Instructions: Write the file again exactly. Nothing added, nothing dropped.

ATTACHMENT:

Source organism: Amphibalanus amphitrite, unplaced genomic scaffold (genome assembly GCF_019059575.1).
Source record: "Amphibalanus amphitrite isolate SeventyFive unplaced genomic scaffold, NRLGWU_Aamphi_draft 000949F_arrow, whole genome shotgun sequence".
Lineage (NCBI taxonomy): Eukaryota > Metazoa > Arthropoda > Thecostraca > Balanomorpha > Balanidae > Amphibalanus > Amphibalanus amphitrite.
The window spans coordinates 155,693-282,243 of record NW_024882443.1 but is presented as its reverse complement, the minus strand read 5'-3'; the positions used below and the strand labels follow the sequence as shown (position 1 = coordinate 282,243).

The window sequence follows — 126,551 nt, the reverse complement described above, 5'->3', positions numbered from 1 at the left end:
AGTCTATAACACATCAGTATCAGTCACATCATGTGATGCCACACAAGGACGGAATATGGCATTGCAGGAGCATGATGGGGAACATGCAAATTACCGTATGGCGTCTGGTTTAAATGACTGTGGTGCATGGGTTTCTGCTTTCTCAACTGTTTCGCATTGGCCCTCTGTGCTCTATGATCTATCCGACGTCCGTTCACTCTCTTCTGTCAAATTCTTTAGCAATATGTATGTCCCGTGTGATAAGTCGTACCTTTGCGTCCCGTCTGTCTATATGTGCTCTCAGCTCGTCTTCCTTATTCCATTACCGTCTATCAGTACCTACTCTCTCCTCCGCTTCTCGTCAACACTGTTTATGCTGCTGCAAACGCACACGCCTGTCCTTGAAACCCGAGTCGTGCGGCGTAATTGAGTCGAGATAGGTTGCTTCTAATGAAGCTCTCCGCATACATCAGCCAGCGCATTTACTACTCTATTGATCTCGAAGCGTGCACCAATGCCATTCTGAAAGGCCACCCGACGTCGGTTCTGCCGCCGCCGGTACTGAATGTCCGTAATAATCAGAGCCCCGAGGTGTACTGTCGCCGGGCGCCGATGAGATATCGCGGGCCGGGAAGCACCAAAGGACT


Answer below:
Source organism: Amphibalanus amphitrite, unplaced genomic scaffold (genome assembly GCF_019059575.1).
Source record: "Amphibalanus amphitrite isolate SeventyFive unplaced genomic scaffold, NRLGWU_Aamphi_draft 000949F_arrow, whole genome shotgun sequence".
Lineage (NCBI taxonomy): Eukaryota > Metazoa > Arthropoda > Thecostraca > Balanomorpha > Balanidae > Amphibalanus > Amphibalanus amphitrite.
The window spans coordinates 155,693-282,243 of record NW_024882443.1 but is presented as its reverse complement, the minus strand read 5'-3'; the positions used below and the strand labels follow the sequence as shown (position 1 = coordinate 282,243).

The window sequence follows — 126,551 nt, the reverse complement described above, 5'->3', positions numbered from 1 at the left end:
AGTCTATAACACATCAGTATCAGTCACATCATGTGATGCCACACAAGGACGGAATATGGCATTGCAGGAGCATGATGGGGAACATGCAAATTACCGTATGGCGTCTGGTTTAAATGACTGTGGTGCATGGGTTTCTGCTTTCTCAACTGTTTCGCATTGGCCCTCTGTGCTCTATGATCTATCCGACGTCCGTTCACTCTCTTCTGTCAAATTCTTTAGCAATATGTATGTCCCGTGTGATAAGTCGTACCTTTGCGTCCCGTCTGTCTATATGTGCTCTCAGCTCGTCTTCCTTATTCCATTACCGTCTATCAGTACCTACTCTCTCCTCCGCTTCTCGTCAACACTGTTTATGCTGCTGCAAACGCACACGCCTGTCCTTGAAACCCGAGTCGTGCGGCGTAATTGAGTCGAGATAGGTTGCTTCTAATGAAGCTCTCCGCATACATCAGCCAGCGCATTTACTACTCTATTGATCTCGAAGCGTGCACCAATGCCATTCTGAAAGGCCACCCGACGTCGGTTCTGCCGCCGCCGGTACTGAATGTCCGTAATAATCAGAGCCCCGAGGTGTACTGTCGCCGGGCGCCGATGAGATATCGCGGGCCGGGAAGCACCAAAGGACT